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Puntland is the debut novel of Somali writer Roble Madobe, published in 2005. The novel was shortlisted for the Man Booker Prize for Fiction and won numerous awards such as the Author's Club First Novel Award, British Book Award (Best Book of the Year and Newcomer of the Year), and Commonwealth Writer's Prize (Best First Book).

Plot Summary

Puntland tells the story of Nonno, who is six years old and living with his family in a remote fishing village on the coast of the Indian Ocean. After a coup in 1991 plunges Somalia into war, Nonno's family is killed by a bomb. Scarred physically and emotionally by the deaths of his family, Nonno spends three years as a beggar and petty thief on the streets of Bosaso.

In time Nonno is taken into the custody of a United Nations relief worker named Nigel Carmichael. Carmichael tells Nonno stories about the wonders available in the West, specifically in England, his home. The boy agrees to go there with Carmichael, eager to escape the violence and death surrounding him in Puntland.

Before leaving Africa, Carmichael takes Nonno to visit several natural wonders like Victoria Falls and the Great Pyramid of Giza. During this trip, Carmichael sexually abuses Nonno on several occasions, but the boy is too young to understand what is happening, thinking it is something all white men do.

In London, Nonno takes to living with Carmichael and begins going to school. Other children tease Nonno about his heritage, religion, and race, leading to violent altercations. This brings Nonno into contact with Dr. Tyler, the headmaster of the school. Tyler takes an interest in watching over Nonno and eventually comes to suspect that Carmichael is sexually abusing the Somali boy. He brings this to the attention of Nonno, who at first denies it, but later realizes it's true.

Four years after arriving in London, Nonno and Carmichael have a violent argument, during which Carmichael is shot in the shoulder by his own gun. Nonno, believing he will be sent to prison, runs away to live on the streets as a beggar and petty thief as he did in Bosaso. Only now Nonno deals drugs and steals cars as well.

One of the cars he attempts to steal belongs to Dr. Tyler, recently retired as headmaster of Nonno's old school. Instead of reporting the crime, Tyler offers to take Nonno into his home. Nonno accepts this offer and for a brief time the two live happily. But when Tyler hugs Nonno one night, the Somali thinks Tyler is the same as Carmichael and takes off to the streets again, resuming his life of crime.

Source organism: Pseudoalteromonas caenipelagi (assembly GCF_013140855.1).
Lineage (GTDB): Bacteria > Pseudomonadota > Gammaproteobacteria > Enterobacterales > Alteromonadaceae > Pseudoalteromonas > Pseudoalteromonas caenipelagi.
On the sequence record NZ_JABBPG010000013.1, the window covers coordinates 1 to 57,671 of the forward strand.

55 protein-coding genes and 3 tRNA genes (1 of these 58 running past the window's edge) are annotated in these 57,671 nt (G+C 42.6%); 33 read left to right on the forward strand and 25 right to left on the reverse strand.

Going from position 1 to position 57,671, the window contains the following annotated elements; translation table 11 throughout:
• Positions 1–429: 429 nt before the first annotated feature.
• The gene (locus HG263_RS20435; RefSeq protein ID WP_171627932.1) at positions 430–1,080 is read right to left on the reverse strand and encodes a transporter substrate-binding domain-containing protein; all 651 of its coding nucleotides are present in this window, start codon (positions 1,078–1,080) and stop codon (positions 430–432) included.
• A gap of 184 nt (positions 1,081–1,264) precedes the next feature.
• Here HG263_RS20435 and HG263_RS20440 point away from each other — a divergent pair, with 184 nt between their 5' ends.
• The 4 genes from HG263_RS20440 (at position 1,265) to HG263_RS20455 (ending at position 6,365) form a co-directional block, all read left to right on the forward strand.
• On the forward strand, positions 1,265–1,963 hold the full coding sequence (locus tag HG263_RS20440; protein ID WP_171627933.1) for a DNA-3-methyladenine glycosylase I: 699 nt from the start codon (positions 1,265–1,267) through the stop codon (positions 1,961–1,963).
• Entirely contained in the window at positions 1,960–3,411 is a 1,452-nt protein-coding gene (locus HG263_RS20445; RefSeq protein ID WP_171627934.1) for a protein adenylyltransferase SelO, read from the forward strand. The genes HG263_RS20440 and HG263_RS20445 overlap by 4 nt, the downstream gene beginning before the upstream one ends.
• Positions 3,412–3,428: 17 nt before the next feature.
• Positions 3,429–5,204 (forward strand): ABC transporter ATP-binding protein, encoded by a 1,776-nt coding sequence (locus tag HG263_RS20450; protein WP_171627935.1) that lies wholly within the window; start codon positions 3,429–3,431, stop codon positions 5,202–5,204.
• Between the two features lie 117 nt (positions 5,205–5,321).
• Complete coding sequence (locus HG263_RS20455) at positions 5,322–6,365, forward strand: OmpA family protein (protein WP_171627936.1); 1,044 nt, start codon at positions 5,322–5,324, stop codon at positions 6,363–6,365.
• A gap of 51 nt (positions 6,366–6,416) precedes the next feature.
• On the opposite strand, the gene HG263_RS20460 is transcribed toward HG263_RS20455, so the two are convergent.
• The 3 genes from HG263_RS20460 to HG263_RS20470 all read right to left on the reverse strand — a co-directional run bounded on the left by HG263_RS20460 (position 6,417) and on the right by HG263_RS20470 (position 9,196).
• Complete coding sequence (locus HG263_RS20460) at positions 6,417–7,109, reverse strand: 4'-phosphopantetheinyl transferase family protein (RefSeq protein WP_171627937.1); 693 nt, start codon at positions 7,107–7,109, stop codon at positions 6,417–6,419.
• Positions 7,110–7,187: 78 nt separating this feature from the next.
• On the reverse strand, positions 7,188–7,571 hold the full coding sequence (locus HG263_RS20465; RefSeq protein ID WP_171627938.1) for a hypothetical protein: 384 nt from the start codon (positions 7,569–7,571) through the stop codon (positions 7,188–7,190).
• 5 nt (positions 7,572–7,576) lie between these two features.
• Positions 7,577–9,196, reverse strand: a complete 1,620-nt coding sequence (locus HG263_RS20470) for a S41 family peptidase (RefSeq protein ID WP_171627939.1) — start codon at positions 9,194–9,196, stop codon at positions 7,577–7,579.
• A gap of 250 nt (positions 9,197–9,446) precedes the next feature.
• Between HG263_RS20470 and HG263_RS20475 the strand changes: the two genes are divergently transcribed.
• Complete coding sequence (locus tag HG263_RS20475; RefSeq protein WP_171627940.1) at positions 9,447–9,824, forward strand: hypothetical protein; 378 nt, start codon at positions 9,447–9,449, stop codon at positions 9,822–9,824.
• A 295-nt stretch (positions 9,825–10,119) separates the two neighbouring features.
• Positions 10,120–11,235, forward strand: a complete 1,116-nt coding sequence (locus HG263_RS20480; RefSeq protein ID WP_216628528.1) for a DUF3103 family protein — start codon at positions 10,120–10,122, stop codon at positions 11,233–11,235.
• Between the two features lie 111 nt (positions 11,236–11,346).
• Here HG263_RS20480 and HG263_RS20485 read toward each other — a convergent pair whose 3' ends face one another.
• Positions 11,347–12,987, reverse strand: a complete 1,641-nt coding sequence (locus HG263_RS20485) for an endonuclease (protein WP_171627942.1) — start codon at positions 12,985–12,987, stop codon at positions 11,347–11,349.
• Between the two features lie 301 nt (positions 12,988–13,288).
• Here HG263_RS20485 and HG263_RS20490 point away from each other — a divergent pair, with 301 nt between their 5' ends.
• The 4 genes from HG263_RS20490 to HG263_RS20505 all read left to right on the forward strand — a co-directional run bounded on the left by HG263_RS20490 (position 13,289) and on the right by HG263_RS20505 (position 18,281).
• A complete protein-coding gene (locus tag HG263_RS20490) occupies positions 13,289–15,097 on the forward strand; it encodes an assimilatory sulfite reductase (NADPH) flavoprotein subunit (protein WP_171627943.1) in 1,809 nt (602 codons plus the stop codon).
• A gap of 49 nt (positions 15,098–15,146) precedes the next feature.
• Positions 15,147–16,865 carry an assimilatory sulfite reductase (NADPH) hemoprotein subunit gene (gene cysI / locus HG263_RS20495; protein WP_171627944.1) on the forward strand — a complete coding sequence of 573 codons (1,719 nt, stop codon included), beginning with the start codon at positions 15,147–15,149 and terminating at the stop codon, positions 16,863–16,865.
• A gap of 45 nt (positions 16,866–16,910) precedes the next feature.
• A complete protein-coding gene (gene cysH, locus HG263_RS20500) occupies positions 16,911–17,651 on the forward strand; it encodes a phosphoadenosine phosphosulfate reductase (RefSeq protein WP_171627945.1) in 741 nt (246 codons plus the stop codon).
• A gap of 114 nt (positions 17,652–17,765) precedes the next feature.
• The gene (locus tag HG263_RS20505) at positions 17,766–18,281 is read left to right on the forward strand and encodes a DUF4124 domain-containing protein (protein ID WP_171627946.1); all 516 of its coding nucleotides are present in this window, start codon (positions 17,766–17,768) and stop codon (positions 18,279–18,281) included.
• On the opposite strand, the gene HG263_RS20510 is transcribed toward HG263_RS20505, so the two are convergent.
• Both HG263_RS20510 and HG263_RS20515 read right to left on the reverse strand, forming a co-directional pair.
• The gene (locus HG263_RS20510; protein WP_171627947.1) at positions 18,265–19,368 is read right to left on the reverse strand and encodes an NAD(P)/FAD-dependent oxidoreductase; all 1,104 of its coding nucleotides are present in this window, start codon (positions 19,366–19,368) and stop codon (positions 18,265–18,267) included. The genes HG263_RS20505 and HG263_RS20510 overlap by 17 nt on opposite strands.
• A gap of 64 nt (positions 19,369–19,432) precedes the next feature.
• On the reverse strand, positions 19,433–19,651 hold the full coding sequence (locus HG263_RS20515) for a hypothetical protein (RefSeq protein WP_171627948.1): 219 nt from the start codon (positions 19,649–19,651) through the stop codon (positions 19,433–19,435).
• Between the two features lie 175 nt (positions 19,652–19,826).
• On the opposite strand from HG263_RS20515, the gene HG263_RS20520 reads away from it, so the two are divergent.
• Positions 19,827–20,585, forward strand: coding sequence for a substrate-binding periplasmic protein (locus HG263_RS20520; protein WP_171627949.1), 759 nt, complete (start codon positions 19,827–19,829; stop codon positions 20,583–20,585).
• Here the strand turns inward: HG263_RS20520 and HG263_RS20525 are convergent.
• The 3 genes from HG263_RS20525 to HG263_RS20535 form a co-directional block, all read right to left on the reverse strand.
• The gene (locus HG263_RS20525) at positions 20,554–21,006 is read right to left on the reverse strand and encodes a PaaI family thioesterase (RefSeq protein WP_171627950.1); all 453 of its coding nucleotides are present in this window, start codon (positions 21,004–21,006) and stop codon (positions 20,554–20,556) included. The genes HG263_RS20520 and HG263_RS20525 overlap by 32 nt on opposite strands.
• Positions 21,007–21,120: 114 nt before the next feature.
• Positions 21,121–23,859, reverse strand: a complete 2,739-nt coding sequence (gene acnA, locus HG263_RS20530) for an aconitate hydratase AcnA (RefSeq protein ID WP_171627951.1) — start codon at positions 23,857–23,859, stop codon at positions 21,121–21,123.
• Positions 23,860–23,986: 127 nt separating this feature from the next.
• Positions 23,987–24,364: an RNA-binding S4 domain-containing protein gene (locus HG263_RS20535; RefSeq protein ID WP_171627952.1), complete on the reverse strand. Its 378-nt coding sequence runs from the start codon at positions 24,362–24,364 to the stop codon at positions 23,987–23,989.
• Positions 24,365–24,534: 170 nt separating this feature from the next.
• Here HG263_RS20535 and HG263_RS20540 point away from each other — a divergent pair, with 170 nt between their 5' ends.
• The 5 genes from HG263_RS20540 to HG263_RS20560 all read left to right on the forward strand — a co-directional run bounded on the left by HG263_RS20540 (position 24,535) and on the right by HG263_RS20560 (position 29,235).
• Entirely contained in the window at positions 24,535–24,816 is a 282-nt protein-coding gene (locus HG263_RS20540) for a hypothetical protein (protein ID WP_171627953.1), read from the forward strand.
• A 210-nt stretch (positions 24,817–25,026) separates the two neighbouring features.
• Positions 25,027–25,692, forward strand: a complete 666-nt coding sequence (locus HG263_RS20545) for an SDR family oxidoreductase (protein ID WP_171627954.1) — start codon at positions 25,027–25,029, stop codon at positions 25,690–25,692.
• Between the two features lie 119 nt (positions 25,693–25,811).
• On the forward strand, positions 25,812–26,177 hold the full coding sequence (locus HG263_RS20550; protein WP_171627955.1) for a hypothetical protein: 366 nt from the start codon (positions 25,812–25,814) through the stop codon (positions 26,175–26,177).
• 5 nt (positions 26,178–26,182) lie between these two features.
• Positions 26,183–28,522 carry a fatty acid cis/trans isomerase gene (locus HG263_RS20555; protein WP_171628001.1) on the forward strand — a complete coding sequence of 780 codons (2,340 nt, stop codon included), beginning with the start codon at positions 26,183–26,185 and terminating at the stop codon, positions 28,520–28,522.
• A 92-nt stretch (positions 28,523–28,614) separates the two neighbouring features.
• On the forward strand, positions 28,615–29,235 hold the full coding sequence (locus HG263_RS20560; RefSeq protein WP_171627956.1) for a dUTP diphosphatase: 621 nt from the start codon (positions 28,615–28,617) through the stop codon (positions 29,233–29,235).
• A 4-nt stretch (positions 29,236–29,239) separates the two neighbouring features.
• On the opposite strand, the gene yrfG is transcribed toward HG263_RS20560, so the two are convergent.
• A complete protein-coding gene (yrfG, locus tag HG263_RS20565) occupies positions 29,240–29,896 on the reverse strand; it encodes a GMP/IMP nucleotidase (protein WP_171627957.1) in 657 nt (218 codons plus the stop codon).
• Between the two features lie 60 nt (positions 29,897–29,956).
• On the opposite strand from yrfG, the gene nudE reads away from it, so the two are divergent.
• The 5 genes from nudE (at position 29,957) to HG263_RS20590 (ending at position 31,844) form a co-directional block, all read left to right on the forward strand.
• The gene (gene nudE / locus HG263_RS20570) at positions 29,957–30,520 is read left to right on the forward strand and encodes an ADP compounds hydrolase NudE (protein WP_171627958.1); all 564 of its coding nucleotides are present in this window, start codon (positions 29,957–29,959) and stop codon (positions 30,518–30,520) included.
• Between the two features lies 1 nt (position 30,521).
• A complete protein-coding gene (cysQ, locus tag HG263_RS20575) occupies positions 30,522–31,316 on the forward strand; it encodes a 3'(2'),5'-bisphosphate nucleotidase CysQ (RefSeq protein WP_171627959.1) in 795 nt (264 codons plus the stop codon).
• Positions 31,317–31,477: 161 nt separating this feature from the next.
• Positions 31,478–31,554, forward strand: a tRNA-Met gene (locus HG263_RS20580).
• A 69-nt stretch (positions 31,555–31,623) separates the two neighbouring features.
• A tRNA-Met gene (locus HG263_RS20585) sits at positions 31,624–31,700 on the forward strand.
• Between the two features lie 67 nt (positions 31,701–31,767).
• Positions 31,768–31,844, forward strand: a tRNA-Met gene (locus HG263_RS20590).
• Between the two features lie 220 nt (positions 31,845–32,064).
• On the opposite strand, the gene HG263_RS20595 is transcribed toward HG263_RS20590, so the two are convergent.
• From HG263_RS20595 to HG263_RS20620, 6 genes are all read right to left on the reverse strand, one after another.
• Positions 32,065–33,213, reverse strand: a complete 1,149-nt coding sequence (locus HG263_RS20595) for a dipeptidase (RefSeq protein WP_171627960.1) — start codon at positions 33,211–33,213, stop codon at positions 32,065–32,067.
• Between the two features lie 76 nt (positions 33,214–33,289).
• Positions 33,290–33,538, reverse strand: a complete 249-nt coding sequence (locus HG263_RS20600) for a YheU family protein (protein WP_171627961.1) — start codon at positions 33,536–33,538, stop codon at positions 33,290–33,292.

Only this time when Nonno steals a car he winds up in a chase with police, running over a pedestrian before being apprehended. Nonno is sentenced to life in prison for his crime. While in prison, Dr. Tyler visits Nonno but the two fail to reconcile. The story ends with a prison riot, in which Nonno is killed by an exploding gas pipeline.

Style

Puntland is an example of roman à clef, with most of the incidents and characters in the novel based on those of the author, Roble Madobe. Like Nonno, Madobe was born in Somalia and his family killed in an explosion following the overthrow of the government in 1991. Madobe was subsequently taken in by a United Nations aid worker and brought to London, where he spent many years living on the street. Madobe spent time in a juvenile detention center for stealing a car. Unlike Nonno, Madobe was released in 2000 and brought to the United States to complete a novel about his experiences.

Themes

Puntland features a fatalistic view of the world. In particular the death of Nonno at the end of the novel in an explosion similar to the one that killed his parents symbolizes that he was fated never to truly escape from the violence of his home country.  In this way Nonno is similar to the character of Bigger Thomas in Richard Wright's Native Son.  Neither character can escape his fate, despite the attempts of others to alter the course of destiny, notably in Puntland in the form of Dr. Tyler.  That Nonno and Tyler fail to reconcile at the end of the novel is indicative of the story's fatalism.

Critical Reaction


The novel garnered almost unanimous praise from among critics. The web site Metacritic posted a score of 95 out of 100 for the book based on thirty reviews from around the globe. Because of this, Puntland was nominated for several awards, including the Man Booker Prize for Fiction, the Author's Club First Novel Award, British Book Award, and Commonwealth Writer's Prize, as well as other regional awards. In 2008, Madobe was invited to return to Puntland by current president Abdirahman Mohamud Farole. As well, Puntland was chosen as part of Oprah Winfrey's Book Club in 2006.

Film Adaptation

The film rights for Puntland were sold shortly after its publication in 2005 [citation needed]. Despite various Internet rumors, no director or stars have been attached for a film version as yet.